Davis stressed that additional time was necessary for Government to follow the Lords’ report recommendations and undertake a comprehensive review of IR35. He would go on to cite the Lords’ report, which criticised Government for considering taxation of the self-employed too narrowly, and simply in terms of tax take. Davis observed that this approach fails to consider the unintentional behavioural consequences for UK plc and the economy.
This argument was arguably vindicated when, in responding to calls for the Off-Payroll legislation to be removed from the Finance Bill, Financial Secretary to the Treasury Jesse Norman plainly argued that such action would cost the country “many millions of pounds”.
Government condemned for disregarding self-employed
The Off-Payroll Tax’s advancement of zero-rights employment was also a problem highlighted by many. Acknowledging the divergence from the Government’s stated intentions, Dr Rupa Huq stated: “We were told that we would be world beating on employment rights. Now we are heading to zero-rights employment.”
In response, Norman would dismissively suggest that the limited benefits that contractors can claim from their personal service company (PSC), such as access to statutory maternity pay, invalidates this argument.
The Financial Secretary to the Treasury’s demeanor was arguably reflective of a Government that seems resistant to reason. This was not lost on Alison Thewliss MP, who noted that Government seemed “intent on ploughing on regardless”, having failed to learn from the public sector’s experiences of the Off-Payroll legislation.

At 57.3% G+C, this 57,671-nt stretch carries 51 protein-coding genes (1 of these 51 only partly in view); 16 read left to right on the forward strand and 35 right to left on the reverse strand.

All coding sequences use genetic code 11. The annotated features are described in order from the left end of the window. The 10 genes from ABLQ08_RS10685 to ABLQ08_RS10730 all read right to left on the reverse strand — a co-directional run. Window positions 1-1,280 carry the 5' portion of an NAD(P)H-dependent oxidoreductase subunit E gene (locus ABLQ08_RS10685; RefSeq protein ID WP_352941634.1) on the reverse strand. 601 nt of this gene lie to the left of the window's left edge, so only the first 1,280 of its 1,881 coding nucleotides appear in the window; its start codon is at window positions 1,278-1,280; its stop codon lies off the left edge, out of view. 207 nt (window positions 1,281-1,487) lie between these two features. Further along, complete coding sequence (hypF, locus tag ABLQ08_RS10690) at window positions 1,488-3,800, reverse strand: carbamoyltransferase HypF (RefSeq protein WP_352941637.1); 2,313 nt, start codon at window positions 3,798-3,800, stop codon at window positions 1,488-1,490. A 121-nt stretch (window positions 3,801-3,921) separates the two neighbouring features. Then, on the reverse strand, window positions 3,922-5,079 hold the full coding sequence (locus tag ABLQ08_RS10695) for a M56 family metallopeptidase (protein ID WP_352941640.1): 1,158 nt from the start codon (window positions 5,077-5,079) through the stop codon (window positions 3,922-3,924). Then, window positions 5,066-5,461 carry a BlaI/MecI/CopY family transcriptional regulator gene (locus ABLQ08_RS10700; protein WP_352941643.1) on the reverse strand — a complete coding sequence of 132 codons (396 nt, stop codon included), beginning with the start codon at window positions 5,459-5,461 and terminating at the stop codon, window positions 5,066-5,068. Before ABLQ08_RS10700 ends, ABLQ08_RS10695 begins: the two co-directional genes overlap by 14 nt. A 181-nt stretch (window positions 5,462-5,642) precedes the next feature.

Meanwhile, Ben Everitt MP compared the Off-Payroll Tax to “using a sledgehammer to crack a nut”, whereas Huq questioned Government’s intentions regarding a promised review of self-employment, asking when it was likely to materialise before adding: “Will it simply sit on a dusty shelf when it does?”
HMRC tactics pose hurdle to widespread Off-Payroll compliance
For Chaplin, attention now turns to helping UK industry adapt to the impending changes. A key component of this will involve discouraging clients and agencies against conducting risk-averse blanket ‘inside IR35’ determinations, an approach that has been proliferated by HMRC’s aggressive discourse surrounding the Off-Payroll Tax, and one that forces contractors into zero-rights employment.
“Moving forward, the market now needs to prepare. With careful planning, firms have nothing to fear and can hire freelancers compliantly. The 2017 public sector Off-Payroll rollout provided a dress rehearsal, showing firms and contractors what will happen if they do not prepare properly. We now need to work together to avoid a similar scenario.
“Over the next year we will be seeing more clarity from the courts, as binding authorities are released. Most of these are likely to favour the self-employed and provide a legal bedrock upon which firms can compliantly hire contractors, without concerns over repercussions. Provided firms work with specialists in this field, they should have nothing to fear.”